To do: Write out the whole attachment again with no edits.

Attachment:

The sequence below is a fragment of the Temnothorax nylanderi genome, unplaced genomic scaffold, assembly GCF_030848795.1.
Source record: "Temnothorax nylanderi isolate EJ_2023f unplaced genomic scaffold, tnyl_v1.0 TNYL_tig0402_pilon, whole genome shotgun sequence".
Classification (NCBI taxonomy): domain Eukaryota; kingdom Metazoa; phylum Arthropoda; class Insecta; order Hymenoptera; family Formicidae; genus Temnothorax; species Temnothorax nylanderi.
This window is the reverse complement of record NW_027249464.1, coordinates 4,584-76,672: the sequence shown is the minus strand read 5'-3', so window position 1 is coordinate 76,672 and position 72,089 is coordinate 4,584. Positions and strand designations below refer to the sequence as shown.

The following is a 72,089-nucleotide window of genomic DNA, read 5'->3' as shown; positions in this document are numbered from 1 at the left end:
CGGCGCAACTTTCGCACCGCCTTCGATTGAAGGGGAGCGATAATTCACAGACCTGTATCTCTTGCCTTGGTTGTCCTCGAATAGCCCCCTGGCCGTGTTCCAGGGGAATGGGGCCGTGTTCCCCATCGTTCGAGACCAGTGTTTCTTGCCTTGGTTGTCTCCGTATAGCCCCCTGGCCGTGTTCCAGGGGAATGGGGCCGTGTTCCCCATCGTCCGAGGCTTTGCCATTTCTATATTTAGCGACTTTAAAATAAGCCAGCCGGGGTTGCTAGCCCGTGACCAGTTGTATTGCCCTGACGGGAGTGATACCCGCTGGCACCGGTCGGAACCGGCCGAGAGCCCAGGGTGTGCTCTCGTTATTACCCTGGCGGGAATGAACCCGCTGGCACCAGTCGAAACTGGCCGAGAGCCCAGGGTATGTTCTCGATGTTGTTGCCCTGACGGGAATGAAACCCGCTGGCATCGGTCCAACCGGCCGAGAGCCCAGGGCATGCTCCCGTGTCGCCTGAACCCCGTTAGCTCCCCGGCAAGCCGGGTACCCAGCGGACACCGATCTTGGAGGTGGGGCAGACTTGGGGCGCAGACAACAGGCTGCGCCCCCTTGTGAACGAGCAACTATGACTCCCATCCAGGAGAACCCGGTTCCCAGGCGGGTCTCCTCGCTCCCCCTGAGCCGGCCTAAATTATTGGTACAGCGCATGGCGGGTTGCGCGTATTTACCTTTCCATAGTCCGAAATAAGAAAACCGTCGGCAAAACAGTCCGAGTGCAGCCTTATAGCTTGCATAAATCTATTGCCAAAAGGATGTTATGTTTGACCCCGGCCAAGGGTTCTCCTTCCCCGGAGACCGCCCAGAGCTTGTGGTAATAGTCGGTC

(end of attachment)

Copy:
The sequence below is a fragment of the Temnothorax nylanderi genome, unplaced genomic scaffold, assembly GCF_030848795.1.
Source record: "Temnothorax nylanderi isolate EJ_2023f unplaced genomic scaffold, tnyl_v1.0 TNYL_tig0402_pilon, whole genome shotgun sequence".
Classification (NCBI taxonomy): domain Eukaryota; kingdom Metazoa; phylum Arthropoda; class Insecta; order Hymenoptera; family Formicidae; genus Temnothorax; species Temnothorax nylanderi.
This window is the reverse complement of record NW_027249464.1, coordinates 4,584-76,672: the sequence shown is the minus strand read 5'-3', so window position 1 is coordinate 76,672 and position 72,089 is coordinate 4,584. Positions and strand designations below refer to the sequence as shown.

The following is a 72,089-nucleotide window of genomic DNA, read 5'->3' as shown; positions in this document are numbered from 1 at the left end:
CGGCGCAACTTTCGCACCGCCTTCGATTGAAGGGGAGCGATAATTCACAGACCTGTATCTCTTGCCTTGGTTGTCCTCGAATAGCCCCCTGGCCGTGTTCCAGGGGAATGGGGCCGTGTTCCCCATCGTTCGAGACCAGTGTTTCTTGCCTTGGTTGTCTCCGTATAGCCCCCTGGCCGTGTTCCAGGGGAATGGGGCCGTGTTCCCCATCGTCCGAGGCTTTGCCATTTCTATATTTAGCGACTTTAAAATAAGCCAGCCGGGGTTGCTAGCCCGTGACCAGTTGTATTGCCCTGACGGGAGTGATACCCGCTGGCACCGGTCGGAACCGGCCGAGAGCCCAGGGTGTGCTCTCGTTATTACCCTGGCGGGAATGAACCCGCTGGCACCAGTCGAAACTGGCCGAGAGCCCAGGGTATGTTCTCGATGTTGTTGCCCTGACGGGAATGAAACCCGCTGGCATCGGTCCAACCGGCCGAGAGCCCAGGGCATGCTCCCGTGTCGCCTGAACCCCGTTAGCTCCCCGGCAAGCCGGGTACCCAGCGGACACCGATCTTGGAGGTGGGGCAGACTTGGGGCGCAGACAACAGGCTGCGCCCCCTTGTGAACGAGCAACTATGACTCCCATCCAGGAGAACCCGGTTCCCAGGCGGGTCTCCTCGCTCCCCCTGAGCCGGCCTAAATTATTGGTACAGCGCATGGCGGGTTGCGCGTATTTACCTTTCCATAGTCCGAAATAAGAAAACCGTCGGCAAAACAGTCCGAGTGCAGCCTTATAGCTTGCATAAATCTATTGCCAAAAGGATGTTATGTTTGACCCCGGCCAAGGGTTCTCCTTCCCCGGAGACCGCCCAGAGCTTGTGGTAATAGTCGGTC